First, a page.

Hierweger AM, Engler JB, Friese MA, Reichardt HM, Lydon J, DeMayo F, Mittrücker HW, Arck PC.

PROBLEM: Steroid hormones such as progesterone and glucocorticoids rise during pregnancy and are accountable for the adaptation of the maternal immune system to pregnancy. How steroid hormones induce fetal tolerance is not fully understood. We hypothesized that steroid hormones selectively regulate the T cell response by promoting T cell death. METHOD OF STUDY: We incubated murine spleen cells isolated from non-pregnant and pregnant mice with physiological concentrations of steroid hormones in vitro and analyzed T cell subsets after 48 h of incubation. RESULTS: We found that progesterone and the synthetic glucocorticoid dexamethasone induce T cell death. CD4+ regulatory T cells (Treg ) were refractory towards progesterone-induced cell death, in contrast to conventional CD4+ T cells, which resulted in a preferential enrichment of CD4+ Treg cells in culture. T cells isolated from pregnant mice at early and late gestation showed comparable sensitivity to steroid-induced cell death. The target receptor for progesterone in immune cells is controversially discussed. We provide here support of progesterone binding to the glucocorticoid receptor as only T cells lacking the glucocorticoid but not the progesterone receptor showed resistance against progesterone-induced death. CONCLUSIONS: Our results indicate that high levels of progesterone during pregnancy can induce selective T cell death by binding the glucocorticoid receptor. Although physiological hormone concentrations were used, due to different bioavailability of steroid hormones in vivo these results have to be validated in an in vivo model. This mechanism might ensure immunological tolerance at the feto-maternal interface at gestation.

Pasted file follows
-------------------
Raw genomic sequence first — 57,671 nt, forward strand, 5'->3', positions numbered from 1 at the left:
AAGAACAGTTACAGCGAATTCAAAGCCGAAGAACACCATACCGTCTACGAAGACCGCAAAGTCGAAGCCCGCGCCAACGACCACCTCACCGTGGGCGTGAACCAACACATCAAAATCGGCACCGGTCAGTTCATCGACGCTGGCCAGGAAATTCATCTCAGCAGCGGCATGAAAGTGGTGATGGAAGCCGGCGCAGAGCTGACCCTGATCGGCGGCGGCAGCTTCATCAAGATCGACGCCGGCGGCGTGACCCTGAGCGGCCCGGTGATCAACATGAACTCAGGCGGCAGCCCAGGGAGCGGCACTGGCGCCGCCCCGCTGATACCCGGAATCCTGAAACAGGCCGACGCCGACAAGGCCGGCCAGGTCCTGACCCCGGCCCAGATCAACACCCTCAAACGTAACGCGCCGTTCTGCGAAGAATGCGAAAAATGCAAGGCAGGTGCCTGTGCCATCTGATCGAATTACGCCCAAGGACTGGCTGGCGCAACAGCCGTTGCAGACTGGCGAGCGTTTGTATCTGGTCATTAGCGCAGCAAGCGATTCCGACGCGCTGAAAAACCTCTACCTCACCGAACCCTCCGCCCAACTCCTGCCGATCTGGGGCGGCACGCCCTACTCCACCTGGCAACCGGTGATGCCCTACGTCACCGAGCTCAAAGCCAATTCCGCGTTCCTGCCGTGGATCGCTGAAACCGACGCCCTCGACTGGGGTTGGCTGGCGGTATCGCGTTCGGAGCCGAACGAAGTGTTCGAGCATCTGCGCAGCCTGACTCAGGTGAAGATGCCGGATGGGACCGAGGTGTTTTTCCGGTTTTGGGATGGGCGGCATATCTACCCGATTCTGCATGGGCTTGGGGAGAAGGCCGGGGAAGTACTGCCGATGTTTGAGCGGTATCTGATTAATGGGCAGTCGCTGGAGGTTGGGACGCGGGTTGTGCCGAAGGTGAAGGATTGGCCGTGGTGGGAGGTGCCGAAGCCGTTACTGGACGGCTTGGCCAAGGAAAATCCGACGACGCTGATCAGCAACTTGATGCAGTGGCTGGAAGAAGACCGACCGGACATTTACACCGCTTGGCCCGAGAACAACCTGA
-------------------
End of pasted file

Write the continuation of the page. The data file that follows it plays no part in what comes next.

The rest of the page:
Am J Reprod Immunol. 2019 Feb.;81(2):e13084

Link to Pubmed